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More Irregular War

by Ejaz Haider

Ejaz Haider

Rizwan Tabassum—AFP

Rizwan Tabassum—AFP

Welcome to the era of interactive complexity.

There are as many counterinsurgency theories as there are counterinsurgency theorists. But a common motif runs through the literature: in COIN, the center of gravity is the people. The counterinsurgency force fights among the people. The rest is the difference in approach, not intent. Going by the success rate of counterinsurgency efforts, it is equally true that this principle is well understood, but very difficult to apply operationally. The degree of difficulty is increased when an insurgent force also resorts to urban terrorism.

A strategy of terrorist strikes is the most effective tool in the kit of an insurgent-terrorist force and achieves multiple results. It makes counterinsurgency efforts look inadequate and raises questions about the use of force and its utility (“If military operations are going well, why do insurgents still have the capacity to attack?”). It creates a spectacle and makes the government look impotent. It also prolongs the conflict and, by doing that, induces mission fatigue in both the population and the counterinsurgency force. Urban terrorism instills fear among the population and puts pressure on the government to talk to the insurgent force, it highlights structural inadequacies (for instance, poor policing and institutional responses), and plays on political and ideological differences in society.

The insurgent force thus begins to look stronger than it usually is, and the government weaker than it actually is. Bodies piling up slowly over a long period of time have a psychological effect. One of the sub-principles of the principle of fighting among the people is to develop confidence in governmental action. The insurgent force retains its asymmetric advantage by undermining that effort.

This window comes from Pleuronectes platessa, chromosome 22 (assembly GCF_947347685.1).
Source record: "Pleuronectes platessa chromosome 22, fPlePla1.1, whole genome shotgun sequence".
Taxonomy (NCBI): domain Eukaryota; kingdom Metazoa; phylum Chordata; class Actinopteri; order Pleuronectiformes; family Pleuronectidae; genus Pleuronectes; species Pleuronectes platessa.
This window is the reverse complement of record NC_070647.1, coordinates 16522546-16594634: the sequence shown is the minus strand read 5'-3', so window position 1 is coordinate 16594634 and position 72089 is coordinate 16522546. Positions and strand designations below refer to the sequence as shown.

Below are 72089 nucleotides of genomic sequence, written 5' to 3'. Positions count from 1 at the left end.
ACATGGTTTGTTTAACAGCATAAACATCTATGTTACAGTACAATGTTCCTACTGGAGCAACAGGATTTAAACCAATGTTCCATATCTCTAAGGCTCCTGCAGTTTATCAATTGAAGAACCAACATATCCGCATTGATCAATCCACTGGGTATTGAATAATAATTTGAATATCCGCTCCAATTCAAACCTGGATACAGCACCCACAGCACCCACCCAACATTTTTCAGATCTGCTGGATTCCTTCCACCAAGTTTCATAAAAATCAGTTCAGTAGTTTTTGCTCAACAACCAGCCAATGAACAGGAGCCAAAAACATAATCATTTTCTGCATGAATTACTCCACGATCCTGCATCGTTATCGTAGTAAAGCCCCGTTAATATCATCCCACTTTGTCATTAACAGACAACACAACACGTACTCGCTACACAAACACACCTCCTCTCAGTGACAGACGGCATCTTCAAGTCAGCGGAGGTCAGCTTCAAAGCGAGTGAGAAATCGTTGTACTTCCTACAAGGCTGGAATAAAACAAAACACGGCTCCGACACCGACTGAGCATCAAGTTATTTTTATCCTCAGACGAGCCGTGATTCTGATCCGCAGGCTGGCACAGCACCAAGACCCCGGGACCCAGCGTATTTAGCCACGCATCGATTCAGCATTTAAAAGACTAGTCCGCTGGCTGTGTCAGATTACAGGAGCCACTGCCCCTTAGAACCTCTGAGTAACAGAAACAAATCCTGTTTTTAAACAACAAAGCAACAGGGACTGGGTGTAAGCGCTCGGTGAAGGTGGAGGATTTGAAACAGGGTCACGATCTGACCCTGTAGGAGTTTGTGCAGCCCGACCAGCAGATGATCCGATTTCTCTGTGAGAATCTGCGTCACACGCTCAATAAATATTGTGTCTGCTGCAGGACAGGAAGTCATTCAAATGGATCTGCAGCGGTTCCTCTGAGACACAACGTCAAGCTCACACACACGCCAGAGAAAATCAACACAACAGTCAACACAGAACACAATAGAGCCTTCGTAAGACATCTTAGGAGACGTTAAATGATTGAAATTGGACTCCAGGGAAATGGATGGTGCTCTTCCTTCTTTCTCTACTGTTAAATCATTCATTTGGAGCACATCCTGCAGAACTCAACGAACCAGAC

The government side must, therefore, force the insurgents into making errors. Sir Robert Thompson, a British officer and counterinsurgency expert, calls it “playing for the breaks.” As I wrote for The Friday Times in 2009, “The ‘breaks’ refer to ‘changes in the situation at the international, national and local levels … generated by critical errors made by an insurgency’s leaders.’ These errors fall in two categories: original sins and situational errors. But errors made by the insurgents are not enough in and of themselves to put down an insurgency; they must be leveraged by counterinsurgency forces in their favor.” A good example of this is the run-up to the 2009 Swat operation and, later the same year, the South Waziristan ops. (See also Playing for the Breaks: Insurgent Mistakes, by Lincoln B. Krause.)

Even so, sustaining the advantage is difficult. Most counterinsurgency literature deals with foreign forces fighting insurgencies in another state in collusion with a local government.

The case of Pakistan is different in that Pakistani security forces are fighting indigenous groups on Pakistani soil. Usually, this should make things easier in terms of acquiring legitimacy for counterinsurgency operations. That has not happened. Why?

In the answer to this question lies not only the report card of this war but also the prognosis.

To establish the baseline, it is clear that Pakistani security forces are also fighting among the people. They are, however, fighting on their own soil and fighting their own people. The second principle deals with dislocating the insurgent-terrorist from the context that supports and strengthens him. This is where Pakistan’s peculiar problem begins. It is easier for the state to win against or at least contain effectively an insurgent force which is ethnically and ideologically a minority and is also confined to a specific geographic area. The state will still face many of the problems listed in the first part of this article and their consequences, as narrated above. However, it will be relatively easier for the state to isolate the problem. The Israeli strategy of walling out the Palestinians and profiling them for issuance of work permits is a case in point. Sri Lanka’s fight against the Tamil Tigers is another, though the conflict took nearly three decades to reach a point of uneasy peace with the Tamils using terrorism outside their geographic area. Still, there’s a degree of relative ease in such cases.